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Show me the money : retained earnings and the real effects of monetary shocks

  • Matthias Doepke

The empirical literature on monetary policy shocks documents that contractionary shocks are followed by a persistent rise in interest rates and a persistent fall in output. Standard monetary business cycle models can account for the initial effects of monetary shocks, but have difficulty generating persistence. In this paper, I examine whether frictions that affect the asset allocation decisions of households can lead to persistent effects. In the model economy, households hold two assets, one used for transactions (the checking account) and one used for investment (the savings account). There is a small transaction cost for moving funds between the accounts. Another key feature of the economy is that the business sector accumulates retained earnings and credits profits to the consumers only with a delay. I show that in this environment monetary shocks have persistent effects even when the adjustment cost is very small.

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Article provided by De Boeck Université in its journal Recherches économiques de Louvain.

Volume (Year): 71 (2005)
Issue (Month): 1 ()
Pages: 5-34

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Handle: RePEc:cai:reldbu:rel_711_005
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  1. Lawrence J. Christiano & Martin Eichenbaum, 1992. "Liquidity effects and the monetary transmission mechanism," Staff Report 150, Federal Reserve Bank of Minneapolis.
  2. V. V. Chari & Lawrence J. Christiano & Martin Eichenbaum, 1995. "Inside Money, Outside Money and Short Term Interest Rates," NBER Working Papers 5269, National Bureau of Economic Research, Inc.
  3. Olivier J. Blanchard, 1982. "Price Asynchronization and Price Level Inertia," NBER Working Papers 0900, National Bureau of Economic Research, Inc.
  4. Cooley, T.F. & Hansen, G.D., 1988. "The Inflation Tax In A Real Business Cycle Model," RCER Working Papers 155, University of Rochester - Center for Economic Research (RCER).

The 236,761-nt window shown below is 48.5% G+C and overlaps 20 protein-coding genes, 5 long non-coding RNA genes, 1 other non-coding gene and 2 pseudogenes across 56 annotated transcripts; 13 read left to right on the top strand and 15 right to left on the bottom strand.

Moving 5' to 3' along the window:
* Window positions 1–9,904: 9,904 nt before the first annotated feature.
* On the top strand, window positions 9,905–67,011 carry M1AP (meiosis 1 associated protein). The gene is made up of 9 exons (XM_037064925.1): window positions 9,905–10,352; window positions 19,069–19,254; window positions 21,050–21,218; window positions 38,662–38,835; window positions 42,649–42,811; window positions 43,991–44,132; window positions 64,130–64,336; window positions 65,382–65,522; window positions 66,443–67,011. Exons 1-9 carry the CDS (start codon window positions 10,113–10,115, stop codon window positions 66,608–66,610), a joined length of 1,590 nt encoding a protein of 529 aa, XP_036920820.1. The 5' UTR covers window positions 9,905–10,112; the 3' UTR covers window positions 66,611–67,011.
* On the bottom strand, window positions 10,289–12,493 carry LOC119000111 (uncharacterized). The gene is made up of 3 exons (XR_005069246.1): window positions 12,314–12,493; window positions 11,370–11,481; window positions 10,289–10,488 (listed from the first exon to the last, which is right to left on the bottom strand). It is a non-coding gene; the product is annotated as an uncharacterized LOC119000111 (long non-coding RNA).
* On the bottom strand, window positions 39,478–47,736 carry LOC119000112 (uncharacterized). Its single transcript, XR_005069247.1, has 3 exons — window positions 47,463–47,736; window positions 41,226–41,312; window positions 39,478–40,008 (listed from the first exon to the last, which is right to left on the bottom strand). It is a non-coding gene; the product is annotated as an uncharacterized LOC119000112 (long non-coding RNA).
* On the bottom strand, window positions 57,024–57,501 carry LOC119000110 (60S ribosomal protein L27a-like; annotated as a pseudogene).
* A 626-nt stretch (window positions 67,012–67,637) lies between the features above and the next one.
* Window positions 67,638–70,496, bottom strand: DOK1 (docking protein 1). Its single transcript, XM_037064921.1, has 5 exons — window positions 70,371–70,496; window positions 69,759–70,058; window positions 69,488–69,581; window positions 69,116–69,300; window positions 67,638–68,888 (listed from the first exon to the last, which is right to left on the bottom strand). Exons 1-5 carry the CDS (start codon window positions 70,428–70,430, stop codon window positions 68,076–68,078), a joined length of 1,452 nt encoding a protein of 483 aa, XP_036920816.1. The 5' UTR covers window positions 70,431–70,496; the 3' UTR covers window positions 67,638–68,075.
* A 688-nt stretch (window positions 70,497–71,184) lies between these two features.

5. Fernando Alvarez & Andrew Atkeson & Patrick J. Kehoe, 2000. "Money, interest rates, and exchange rates with endogenously segmented markets," Staff Report 278, Federal Reserve Bank of Minneapolis.
  6. V. V. Chari & Patrick J. Kehoe & Ellen R. McGrattan, 1998. "Sticky price models of the business cycle: can the contract multiplier solve the persistence problem?," Staff Report 217, Federal Reserve Bank of Minneapolis.
  7. Lawrence J. Christiano & Martin Eichenbaum, 1992. "Liquidity effects, monetary policy, and the business cycle," Discussion Paper / Institute for Empirical Macroeconomics 70, Federal Reserve Bank of Minneapolis.
  8. Sims, Christopher A., 1992. "Interpreting the macroeconomic time series facts : The effects of monetary policy," European Economic Review, Elsevier, vol. 36(5), pages 975-1000, June.
  9. Lawrence J. Christiano & Martin Eichenbaum & Charles Evans, 1994. "The effects of monetary policy shocks: evidence from the Flow of Funds," Working Paper Series, Macroeconomic Issues 94-2, Federal Reserve Bank of Chicago.
  10. Cole, Harold L. & Ohanian, Lee E., 2002. "Shrinking money: the demand for money and the nonneutrality of money," Journal of Monetary Economics, Elsevier, vol. 49(4), pages 653-686, May.
  11. Lawrence J. Christiano & Martin Eichenbaum & Charles L. Evans, 1998. "Monetary Policy Shocks: What Have We Learned and to What End?," NBER Working Papers 6400, National Bureau of Economic Research, Inc.
  12. repec:nbr:nberre:0126 is not listed on IDEAS
  13. Stephanie Schmitt-Grohe & Martin Uribe, 2002. "Solving Dynamic General Equilibrium Models Using a Second-Order Approximation to the Policy Function," NBER Technical Working Papers 0282, National Bureau of Economic Research, Inc.
  14. Fernando Alvarez & Andrew Atkeson & Patrick J. Kehoe, 1999. "Money and Interest Rates with Endogeneously Segmented Markets," NBER Working Papers 7060, National Bureau of Economic Research, Inc.
  15. Lucas, Robert Jr., 1990. "Liquidity and interest rates," Journal of Economic Theory, Elsevier, vol. 50(2), pages 237-264, April.
  16. Dow, James Jr., 1995. "The demand and liquidity effects of monetary shocks," Journal of Monetary Economics, Elsevier, vol. 36(1), pages 91-115, August.
  17. Rotemberg, Julio J, 1995. "Inside Money, Outside Money, and Short-Term Interest Rates: Comment," Journal of Money, Credit and Banking, Blackwell Publishing, vol. 27(4), pages 1397-1401, November.
  18. Coleman, Wilbur John, II, 1995. "Inside Money, Outside Money, and Short-Term Interest Rates: Comment," Journal of Money, Credit and Banking, Blackwell Publishing, vol. 27(4), pages 1387-96, November.
  19. Taylor, John B, 1980. "Aggregate Dynamics and Staggered Contracts," Journal of Political Economy, University of Chicago Press, vol. 88(1), pages 1-23, February.
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